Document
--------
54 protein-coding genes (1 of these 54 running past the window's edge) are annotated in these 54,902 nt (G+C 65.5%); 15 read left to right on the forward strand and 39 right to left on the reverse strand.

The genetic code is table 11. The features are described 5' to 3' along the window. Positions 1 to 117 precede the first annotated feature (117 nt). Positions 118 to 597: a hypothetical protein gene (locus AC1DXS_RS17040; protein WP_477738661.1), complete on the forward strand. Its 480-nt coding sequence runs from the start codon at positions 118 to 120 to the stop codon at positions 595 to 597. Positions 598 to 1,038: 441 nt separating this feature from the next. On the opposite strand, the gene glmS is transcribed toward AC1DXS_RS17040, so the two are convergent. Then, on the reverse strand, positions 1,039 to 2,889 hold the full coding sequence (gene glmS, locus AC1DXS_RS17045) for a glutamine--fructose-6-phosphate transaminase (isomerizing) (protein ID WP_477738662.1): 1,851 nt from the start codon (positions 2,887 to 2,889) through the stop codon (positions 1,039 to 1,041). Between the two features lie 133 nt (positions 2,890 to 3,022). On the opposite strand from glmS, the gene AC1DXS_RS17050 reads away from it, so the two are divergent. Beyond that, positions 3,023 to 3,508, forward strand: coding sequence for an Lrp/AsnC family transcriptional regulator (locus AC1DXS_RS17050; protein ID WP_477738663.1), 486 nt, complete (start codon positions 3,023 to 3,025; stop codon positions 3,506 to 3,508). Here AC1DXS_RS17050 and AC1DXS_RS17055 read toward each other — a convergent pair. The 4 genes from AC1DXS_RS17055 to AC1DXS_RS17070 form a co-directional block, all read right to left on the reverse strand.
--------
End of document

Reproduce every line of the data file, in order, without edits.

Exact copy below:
54 protein-coding genes (1 of these 54 running past the window's edge) are annotated in these 54,902 nt (G+C 65.5%); 15 read left to right on the forward strand and 39 right to left on the reverse strand.

The genetic code is table 11. The features are described 5' to 3' along the window. Positions 1 to 117 precede the first annotated feature (117 nt). Positions 118 to 597: a hypothetical protein gene (locus AC1DXS_RS17040; protein WP_477738661.1), complete on the forward strand. Its 480-nt coding sequence runs from the start codon at positions 118 to 120 to the stop codon at positions 595 to 597. Positions 598 to 1,038: 441 nt separating this feature from the next. On the opposite strand, the gene glmS is transcribed toward AC1DXS_RS17040, so the two are convergent. Then, on the reverse strand, positions 1,039 to 2,889 hold the full coding sequence (gene glmS, locus AC1DXS_RS17045) for a glutamine--fructose-6-phosphate transaminase (isomerizing) (protein ID WP_477738662.1): 1,851 nt from the start codon (positions 2,887 to 2,889) through the stop codon (positions 1,039 to 1,041). Between the two features lie 133 nt (positions 2,890 to 3,022). On the opposite strand from glmS, the gene AC1DXS_RS17050 reads away from it, so the two are divergent. Beyond that, positions 3,023 to 3,508, forward strand: coding sequence for an Lrp/AsnC family transcriptional regulator (locus AC1DXS_RS17050; protein ID WP_477738663.1), 486 nt, complete (start codon positions 3,023 to 3,025; stop codon positions 3,506 to 3,508). Here AC1DXS_RS17050 and AC1DXS_RS17055 read toward each other — a convergent pair. The 4 genes from AC1DXS_RS17055 to AC1DXS_RS17070 form a co-directional block, all read right to left on the reverse strand.